Anna Rogers comments in IPE on the House of Lords’ inquiry into scrapping the RPI as a measure of consumer inflation
The UK Parliament has begun an inquiry into whether the retail prices index (RPI) should be scrapped as a measure of consumer inflation, a move that the government has indicated could save employers up to £90bn ($102bn) in pension deficit contributions.
The House of Lords’ Economic Affairs Committee discussed whether RPI – which tracks the price change of a basket of items from furniture to footwear – still had relevance to measuring price movements in the UK economy.
Ultimately change was needed, said Anna Rogers, but weighing member benefits against employer gains was politically very sensitive.
“It is a hugely controversial area,” she said, “RPI may not be fit for purpose but how can we square the circle when both members and investors have contractual rights based on it?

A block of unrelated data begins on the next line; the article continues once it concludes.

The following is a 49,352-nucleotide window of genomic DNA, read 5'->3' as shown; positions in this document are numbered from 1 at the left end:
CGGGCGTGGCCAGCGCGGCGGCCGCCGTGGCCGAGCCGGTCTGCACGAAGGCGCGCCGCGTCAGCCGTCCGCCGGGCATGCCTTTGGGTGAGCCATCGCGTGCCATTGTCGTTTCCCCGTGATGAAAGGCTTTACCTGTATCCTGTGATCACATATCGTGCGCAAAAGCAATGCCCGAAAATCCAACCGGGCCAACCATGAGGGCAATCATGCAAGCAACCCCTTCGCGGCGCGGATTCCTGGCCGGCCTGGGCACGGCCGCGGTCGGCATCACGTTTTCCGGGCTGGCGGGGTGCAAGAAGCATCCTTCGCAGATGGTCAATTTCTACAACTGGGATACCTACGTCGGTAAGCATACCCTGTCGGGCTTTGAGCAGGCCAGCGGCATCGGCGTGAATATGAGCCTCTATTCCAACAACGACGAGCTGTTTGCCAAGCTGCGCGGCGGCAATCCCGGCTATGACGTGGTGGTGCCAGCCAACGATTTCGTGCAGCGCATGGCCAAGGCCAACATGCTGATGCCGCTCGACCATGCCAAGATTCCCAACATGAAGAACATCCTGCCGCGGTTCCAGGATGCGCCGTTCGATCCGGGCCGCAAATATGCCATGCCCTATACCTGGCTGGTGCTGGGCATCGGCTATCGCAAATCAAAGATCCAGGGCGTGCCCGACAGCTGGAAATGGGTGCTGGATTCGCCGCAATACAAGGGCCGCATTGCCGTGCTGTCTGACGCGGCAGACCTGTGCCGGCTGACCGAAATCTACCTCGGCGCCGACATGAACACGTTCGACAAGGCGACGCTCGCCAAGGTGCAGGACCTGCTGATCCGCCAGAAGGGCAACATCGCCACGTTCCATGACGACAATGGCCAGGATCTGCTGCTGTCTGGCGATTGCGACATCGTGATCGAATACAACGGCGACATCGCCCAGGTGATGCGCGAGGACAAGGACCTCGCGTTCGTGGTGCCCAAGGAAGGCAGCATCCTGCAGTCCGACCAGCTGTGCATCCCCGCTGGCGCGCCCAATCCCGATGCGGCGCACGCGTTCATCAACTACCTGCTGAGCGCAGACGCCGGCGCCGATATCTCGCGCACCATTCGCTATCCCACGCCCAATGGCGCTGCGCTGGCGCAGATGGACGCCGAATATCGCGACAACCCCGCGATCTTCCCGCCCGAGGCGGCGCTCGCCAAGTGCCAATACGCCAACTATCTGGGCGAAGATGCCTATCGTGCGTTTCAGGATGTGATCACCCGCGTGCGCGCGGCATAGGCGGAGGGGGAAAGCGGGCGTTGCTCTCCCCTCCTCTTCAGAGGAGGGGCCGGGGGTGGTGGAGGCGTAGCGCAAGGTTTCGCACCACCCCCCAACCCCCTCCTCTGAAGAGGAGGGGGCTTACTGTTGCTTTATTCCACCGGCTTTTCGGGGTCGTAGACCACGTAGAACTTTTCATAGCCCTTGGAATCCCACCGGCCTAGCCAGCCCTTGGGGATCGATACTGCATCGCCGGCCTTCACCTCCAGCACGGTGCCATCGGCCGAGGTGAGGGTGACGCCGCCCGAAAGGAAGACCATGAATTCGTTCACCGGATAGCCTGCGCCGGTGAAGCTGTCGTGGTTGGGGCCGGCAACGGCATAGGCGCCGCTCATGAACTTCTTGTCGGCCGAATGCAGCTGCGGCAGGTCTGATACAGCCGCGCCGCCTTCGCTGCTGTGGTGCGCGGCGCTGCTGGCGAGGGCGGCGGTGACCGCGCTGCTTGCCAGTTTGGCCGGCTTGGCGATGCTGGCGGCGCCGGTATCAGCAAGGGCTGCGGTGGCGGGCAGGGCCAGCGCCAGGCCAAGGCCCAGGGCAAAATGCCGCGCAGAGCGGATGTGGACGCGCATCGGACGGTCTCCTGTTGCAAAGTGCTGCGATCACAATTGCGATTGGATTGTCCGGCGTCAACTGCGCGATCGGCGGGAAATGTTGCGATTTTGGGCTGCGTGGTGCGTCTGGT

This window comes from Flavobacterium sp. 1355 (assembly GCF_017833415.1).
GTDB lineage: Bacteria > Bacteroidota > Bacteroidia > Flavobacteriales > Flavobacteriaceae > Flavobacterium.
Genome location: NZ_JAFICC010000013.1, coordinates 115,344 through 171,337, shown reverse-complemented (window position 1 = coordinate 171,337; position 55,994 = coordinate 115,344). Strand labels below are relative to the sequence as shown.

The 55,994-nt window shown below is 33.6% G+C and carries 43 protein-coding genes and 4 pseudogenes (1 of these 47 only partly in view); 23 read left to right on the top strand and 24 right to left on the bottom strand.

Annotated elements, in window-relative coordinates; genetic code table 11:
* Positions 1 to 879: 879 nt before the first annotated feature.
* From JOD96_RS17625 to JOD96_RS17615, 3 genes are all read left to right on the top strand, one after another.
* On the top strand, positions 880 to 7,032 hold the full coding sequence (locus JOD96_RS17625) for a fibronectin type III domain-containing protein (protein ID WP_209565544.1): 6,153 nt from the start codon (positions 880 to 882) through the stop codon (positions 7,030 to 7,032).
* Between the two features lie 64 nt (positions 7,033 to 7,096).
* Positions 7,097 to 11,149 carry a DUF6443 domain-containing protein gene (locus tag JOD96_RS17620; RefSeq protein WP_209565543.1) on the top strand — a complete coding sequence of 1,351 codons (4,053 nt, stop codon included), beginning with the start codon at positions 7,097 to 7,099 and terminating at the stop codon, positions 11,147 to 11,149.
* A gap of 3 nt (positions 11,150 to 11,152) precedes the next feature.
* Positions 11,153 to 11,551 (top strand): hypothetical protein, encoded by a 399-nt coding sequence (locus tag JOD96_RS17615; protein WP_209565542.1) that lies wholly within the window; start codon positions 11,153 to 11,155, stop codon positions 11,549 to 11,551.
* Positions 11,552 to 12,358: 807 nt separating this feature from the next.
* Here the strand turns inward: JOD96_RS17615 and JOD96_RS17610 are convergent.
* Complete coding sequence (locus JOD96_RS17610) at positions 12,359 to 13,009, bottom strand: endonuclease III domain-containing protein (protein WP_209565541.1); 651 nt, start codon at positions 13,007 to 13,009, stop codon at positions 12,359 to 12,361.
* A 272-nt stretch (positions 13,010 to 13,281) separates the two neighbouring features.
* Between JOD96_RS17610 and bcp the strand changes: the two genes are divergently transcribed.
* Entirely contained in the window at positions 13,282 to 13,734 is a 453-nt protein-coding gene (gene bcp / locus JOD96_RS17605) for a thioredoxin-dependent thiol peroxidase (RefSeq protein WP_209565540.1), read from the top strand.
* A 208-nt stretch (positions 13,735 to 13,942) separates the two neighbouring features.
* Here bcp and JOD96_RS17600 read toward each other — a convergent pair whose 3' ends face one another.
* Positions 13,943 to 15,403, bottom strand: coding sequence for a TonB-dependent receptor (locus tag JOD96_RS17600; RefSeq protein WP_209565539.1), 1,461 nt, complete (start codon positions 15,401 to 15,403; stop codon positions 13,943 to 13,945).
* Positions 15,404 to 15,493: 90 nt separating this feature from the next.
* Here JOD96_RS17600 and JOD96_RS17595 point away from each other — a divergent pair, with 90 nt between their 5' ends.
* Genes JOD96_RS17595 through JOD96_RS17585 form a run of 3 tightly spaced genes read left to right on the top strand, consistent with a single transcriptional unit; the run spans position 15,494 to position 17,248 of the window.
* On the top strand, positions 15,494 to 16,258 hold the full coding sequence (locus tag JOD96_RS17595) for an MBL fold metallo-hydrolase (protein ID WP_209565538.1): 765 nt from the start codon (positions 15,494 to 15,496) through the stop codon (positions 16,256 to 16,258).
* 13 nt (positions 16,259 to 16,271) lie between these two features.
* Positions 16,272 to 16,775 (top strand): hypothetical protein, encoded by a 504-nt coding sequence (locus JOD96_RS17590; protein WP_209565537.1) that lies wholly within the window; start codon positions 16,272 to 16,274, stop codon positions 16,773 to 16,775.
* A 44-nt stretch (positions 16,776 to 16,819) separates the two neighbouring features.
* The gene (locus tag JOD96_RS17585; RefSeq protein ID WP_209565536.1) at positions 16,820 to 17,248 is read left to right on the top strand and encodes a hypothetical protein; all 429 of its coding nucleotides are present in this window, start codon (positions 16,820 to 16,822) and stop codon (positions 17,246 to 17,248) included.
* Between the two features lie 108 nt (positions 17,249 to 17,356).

“It seems to me that we need to keep having inquiries until someone can find a solution.”
Read Anna’s comments in IPE
The views in this article are intended for general information purposes only and should not be used as a substitute for professional advice. Arc Pensions Law and the author(s) are not responsible for any direct or indirect result arising from any reliance placed on content, including any loss, and exclude liability to the full extent. Always seek appropriate legal advice from a suitably qualified lawyer before taking, or avoiding taking, any action. If you have any questions on the points raised in the above, please do not hesitate to get in touch.